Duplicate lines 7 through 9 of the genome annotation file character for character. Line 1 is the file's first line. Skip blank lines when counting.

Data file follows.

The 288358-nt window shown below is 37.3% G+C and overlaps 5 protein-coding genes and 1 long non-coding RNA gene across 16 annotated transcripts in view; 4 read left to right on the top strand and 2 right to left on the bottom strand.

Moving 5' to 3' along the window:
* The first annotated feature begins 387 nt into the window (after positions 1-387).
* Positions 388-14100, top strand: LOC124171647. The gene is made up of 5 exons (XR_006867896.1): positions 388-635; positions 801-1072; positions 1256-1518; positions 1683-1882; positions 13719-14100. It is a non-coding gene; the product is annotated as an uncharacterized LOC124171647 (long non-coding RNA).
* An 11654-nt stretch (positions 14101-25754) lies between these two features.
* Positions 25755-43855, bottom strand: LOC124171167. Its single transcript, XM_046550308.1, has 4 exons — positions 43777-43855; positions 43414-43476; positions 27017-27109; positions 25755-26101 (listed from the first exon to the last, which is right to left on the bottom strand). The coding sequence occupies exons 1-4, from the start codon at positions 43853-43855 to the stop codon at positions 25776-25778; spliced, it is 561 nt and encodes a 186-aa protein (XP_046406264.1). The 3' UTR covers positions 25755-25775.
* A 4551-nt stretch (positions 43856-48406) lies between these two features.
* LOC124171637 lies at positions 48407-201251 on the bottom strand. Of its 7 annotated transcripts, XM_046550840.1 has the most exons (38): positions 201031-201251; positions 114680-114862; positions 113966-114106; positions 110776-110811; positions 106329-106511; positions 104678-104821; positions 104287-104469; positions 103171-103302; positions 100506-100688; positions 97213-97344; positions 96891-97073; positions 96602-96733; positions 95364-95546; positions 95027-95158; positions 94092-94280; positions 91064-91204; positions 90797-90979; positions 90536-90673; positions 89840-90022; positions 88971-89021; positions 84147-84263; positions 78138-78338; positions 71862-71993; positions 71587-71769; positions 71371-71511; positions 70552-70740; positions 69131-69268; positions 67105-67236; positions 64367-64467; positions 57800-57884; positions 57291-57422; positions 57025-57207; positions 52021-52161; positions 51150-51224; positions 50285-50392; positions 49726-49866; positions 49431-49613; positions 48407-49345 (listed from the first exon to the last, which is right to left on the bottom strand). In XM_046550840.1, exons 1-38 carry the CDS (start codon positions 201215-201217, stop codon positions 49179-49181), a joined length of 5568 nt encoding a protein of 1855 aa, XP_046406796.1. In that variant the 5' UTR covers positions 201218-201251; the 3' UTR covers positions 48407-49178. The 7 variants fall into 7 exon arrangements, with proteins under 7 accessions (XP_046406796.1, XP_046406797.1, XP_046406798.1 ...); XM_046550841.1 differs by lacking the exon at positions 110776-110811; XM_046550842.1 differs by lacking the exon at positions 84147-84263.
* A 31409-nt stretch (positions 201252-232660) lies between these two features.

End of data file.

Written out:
* A 4551-nt stretch (positions 43856-48406) lies between these two features.
* LOC124171637 lies at positions 48407-201251 on the bottom strand. Of its 7 annotated transcripts, XM_046550840.1 has the most exons (38): positions 201031-201251; positions 114680-114862; positions 113966-114106; positions 110776-110811; positions 106329-106511; positions 104678-104821; positions 104287-104469; positions 103171-103302; positions 100506-100688; positions 97213-97344; positions 96891-97073; positions 96602-96733; positions 95364-95546; positions 95027-95158; positions 94092-94280; positions 91064-91204; positions 90797-90979; positions 90536-90673; positions 89840-90022; positions 88971-89021; positions 84147-84263; positions 78138-78338; positions 71862-71993; positions 71587-71769; positions 71371-71511; positions 70552-70740; positions 69131-69268; positions 67105-67236; positions 64367-64467; positions 57800-57884; positions 57291-57422; positions 57025-57207; positions 52021-52161; positions 51150-51224; positions 50285-50392; positions 49726-49866; positions 49431-49613; positions 48407-49345 (listed from the first exon to the last, which is right to left on the bottom strand). In XM_046550840.1, exons 1-38 carry the CDS (start codon positions 201215-201217, stop codon positions 49179-49181), a joined length of 5568 nt encoding a protein of 1855 aa, XP_046406796.1. In that variant the 5' UTR covers positions 201218-201251; the 3' UTR covers positions 48407-49178. The 7 variants fall into 7 exon arrangements, with proteins under 7 accessions (XP_046406796.1, XP_046406797.1, XP_046406798.1 ...); XM_046550841.1 differs by lacking the exon at positions 110776-110811; XM_046550842.1 differs by lacking the exon at positions 84147-84263.
* A 31409-nt stretch (positions 201252-232660) lies between these two features.